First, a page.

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British high school students protest the grades assigned to them by an AI tool that appeared to discriminate against those from working-class families.   © Reuters
Century of Data

AI failings spark doubt over new tech era

With tech at crossroads, will companies decide to benefit or exploit users?

RIHO NAGAO and TORU TSUNASHIMA, Nikkei staff writer | Europe

TOKYO -- Swagatam Sen starts off his day in a way that most people might find strange.

"The first thing I do when I wake up in the morning is intentionally go to a website I have zero interest in," said the 39-year-old, who works at a financial institution in the U.K.

Around the clock, whether at work or during his personal time, Sen switches back and forth between websites he likes and those he does not, all to trick the artificial intelligence algorithms that track his online activity.

Social media platforms and other online services use AI to follow each user's day-to-day internet searches and browsing habits and determine what ads, search results or posts would be most appropriate for them. Worried that his knowledge would skew toward certain favored fields, Sen about a year ago began his quest to baffle the algorithms.

Tech companies have tried to harness AI to leverage troves of data, but the digital pollution they generate is making people's real lives worse. The industry stands at a turning point that could bring a "great reset" toward a brighter future -- if it can fully harness the potential of this technology.

Swagatam Sen is on a mission to fool the AI algorithms that track his online activity.

Research company IDC estimates that investment in AI will double to $110 billion in 2024 from $50.1 billion in 2020. This will be nearly as much as what the auto industry spends on research and development.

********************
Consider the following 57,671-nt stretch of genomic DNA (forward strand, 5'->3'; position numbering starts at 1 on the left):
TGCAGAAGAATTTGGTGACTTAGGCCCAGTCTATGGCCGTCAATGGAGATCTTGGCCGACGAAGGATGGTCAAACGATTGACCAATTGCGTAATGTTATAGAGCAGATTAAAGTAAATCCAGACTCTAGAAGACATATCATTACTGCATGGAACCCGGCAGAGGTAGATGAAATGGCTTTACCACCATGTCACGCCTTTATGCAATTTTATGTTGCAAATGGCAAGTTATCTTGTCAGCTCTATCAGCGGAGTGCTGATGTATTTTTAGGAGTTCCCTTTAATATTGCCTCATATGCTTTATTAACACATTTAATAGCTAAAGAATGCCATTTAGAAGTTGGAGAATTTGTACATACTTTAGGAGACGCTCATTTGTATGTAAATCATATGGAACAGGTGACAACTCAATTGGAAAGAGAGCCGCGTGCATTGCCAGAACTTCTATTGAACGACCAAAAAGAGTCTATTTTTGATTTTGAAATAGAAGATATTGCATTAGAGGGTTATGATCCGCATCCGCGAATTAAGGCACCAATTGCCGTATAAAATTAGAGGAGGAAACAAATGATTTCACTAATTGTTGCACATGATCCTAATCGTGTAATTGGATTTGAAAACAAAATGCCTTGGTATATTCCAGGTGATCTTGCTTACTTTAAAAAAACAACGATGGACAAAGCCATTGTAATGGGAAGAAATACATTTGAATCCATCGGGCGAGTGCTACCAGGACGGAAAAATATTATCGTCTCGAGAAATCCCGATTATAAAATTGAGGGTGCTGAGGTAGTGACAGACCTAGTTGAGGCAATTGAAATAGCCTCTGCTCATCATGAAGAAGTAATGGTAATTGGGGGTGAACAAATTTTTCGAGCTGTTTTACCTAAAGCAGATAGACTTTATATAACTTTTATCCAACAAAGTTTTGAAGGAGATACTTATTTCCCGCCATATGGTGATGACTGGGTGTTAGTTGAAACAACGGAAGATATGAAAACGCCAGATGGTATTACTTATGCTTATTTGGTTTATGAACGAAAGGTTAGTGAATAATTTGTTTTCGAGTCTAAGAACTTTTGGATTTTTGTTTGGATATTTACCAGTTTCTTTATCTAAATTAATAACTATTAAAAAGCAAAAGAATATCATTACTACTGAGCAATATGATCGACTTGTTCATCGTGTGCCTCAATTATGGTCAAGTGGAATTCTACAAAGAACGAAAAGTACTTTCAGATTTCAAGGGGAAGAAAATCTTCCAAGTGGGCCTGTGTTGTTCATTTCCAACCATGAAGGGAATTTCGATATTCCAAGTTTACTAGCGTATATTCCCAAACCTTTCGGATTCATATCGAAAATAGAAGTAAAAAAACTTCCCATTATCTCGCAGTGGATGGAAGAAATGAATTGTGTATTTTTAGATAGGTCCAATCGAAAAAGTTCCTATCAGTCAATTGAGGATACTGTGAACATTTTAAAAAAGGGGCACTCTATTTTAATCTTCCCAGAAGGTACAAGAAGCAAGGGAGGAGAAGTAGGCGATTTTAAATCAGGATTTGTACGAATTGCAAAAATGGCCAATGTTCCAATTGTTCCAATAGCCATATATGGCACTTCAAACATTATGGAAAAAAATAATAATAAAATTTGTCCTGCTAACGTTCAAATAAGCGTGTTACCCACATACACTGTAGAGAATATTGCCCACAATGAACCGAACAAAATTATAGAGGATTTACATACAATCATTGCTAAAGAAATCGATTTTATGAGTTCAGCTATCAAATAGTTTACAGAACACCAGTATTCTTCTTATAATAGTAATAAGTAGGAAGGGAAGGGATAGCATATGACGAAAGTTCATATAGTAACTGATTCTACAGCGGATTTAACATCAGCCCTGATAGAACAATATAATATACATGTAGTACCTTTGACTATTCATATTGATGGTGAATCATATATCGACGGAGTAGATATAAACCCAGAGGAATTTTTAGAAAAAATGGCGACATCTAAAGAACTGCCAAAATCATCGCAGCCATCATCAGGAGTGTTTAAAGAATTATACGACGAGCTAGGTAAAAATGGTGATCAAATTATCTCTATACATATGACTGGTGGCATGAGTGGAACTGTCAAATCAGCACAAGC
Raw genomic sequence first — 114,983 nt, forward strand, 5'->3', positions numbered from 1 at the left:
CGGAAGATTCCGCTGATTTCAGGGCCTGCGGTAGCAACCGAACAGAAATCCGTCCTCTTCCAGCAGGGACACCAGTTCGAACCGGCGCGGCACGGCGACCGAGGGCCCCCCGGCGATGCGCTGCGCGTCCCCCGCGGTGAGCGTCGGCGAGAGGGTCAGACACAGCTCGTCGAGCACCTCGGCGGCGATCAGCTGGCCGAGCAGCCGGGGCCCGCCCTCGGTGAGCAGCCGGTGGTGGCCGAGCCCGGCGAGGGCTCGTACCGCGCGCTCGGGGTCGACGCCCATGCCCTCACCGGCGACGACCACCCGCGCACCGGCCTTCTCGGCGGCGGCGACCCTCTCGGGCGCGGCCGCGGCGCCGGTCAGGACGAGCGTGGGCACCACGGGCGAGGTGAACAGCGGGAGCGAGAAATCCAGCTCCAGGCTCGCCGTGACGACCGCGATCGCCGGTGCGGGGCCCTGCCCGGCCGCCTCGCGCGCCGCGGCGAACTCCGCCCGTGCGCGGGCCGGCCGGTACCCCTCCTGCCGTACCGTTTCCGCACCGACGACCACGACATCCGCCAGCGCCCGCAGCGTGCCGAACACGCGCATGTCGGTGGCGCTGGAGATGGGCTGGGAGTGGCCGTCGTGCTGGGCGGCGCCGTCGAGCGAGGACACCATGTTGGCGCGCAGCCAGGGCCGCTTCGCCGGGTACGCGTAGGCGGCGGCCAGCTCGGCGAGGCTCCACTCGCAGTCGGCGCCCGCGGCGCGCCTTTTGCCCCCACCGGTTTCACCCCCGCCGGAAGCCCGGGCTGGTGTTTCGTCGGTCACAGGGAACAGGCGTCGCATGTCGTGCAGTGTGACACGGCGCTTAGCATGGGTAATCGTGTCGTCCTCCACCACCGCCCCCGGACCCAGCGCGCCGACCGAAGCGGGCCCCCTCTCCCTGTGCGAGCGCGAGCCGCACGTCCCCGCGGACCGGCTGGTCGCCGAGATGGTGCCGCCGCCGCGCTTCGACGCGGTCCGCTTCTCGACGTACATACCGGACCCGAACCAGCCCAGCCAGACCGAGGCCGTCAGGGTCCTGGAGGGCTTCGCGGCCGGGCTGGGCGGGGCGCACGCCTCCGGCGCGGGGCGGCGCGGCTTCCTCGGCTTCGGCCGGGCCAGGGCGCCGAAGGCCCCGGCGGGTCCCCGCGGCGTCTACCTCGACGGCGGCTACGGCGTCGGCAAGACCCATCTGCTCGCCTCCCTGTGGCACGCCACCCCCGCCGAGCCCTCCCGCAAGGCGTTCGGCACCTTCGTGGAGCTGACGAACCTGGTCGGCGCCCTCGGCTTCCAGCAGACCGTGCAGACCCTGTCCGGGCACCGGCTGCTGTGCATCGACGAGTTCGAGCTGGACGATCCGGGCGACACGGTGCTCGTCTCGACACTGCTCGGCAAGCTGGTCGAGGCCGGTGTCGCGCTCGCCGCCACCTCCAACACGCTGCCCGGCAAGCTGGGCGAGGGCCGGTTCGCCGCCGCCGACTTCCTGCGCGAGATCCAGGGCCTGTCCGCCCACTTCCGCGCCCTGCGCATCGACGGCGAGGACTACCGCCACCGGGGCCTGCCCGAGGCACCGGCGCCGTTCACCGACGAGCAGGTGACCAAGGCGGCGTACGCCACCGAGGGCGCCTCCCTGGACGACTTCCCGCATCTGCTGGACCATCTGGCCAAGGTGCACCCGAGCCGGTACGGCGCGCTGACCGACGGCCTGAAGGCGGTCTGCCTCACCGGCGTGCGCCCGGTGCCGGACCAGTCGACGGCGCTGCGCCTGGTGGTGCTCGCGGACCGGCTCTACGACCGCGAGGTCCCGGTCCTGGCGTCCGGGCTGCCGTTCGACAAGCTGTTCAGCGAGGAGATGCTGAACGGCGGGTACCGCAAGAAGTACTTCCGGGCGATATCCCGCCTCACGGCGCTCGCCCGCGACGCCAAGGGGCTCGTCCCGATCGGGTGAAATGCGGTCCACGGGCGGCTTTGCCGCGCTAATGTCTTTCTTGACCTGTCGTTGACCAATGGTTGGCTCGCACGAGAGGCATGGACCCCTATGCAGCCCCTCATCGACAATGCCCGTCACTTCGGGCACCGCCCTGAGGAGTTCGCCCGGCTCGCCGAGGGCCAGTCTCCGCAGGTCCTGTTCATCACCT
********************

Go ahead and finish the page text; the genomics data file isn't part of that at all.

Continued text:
All that spending is expected to have a major impact. According to the PwC professional services group, AI by the mid-2030s will make as much as 30% of today's jobs redundant.

Yet for all the talk of AI ushering in a new era, what seems most evident right now are its limitations. A study by research company Gartner found that 47% of AI projects stall in the research phase.

One of AI's biggest features is its ability to learn, but even as the technology has become used far more broadly, failures are easy to find.

Ask the hundreds of high school students who last August protested outside the U.K. Department for Education in London. Their university entrance exams had been canceled due to the pandemic, and the government used an AI tool to estimate grades. The tool would base its judgments on previous exam results, schools' historical grade distributions and other factors. Nearly 40% of the students received grades lower than what their teachers had estimated, and a disproportionate share of this segment came from working-class backgrounds.

"We would encourage the Government to apologize for risking the future careers of so many students," said student group Welsh Youth Parliament.

In the U.S., AI has made life-altering errors. Black men have been arrested after being misidentified by facial recognition software. Following pressure from rights groups, HireVue, which provides a platform for online interviews, in January said it had removed facial analysis screening from its service.

Nick Bostrom, a professor at the University of Oxford, has sounded the alarm, warning that AI is a technology with the potential to destroy civilization. Being dazzled by the ability of algorithms to process vast amounts of data while failing to control their negative aspects could prove devastating.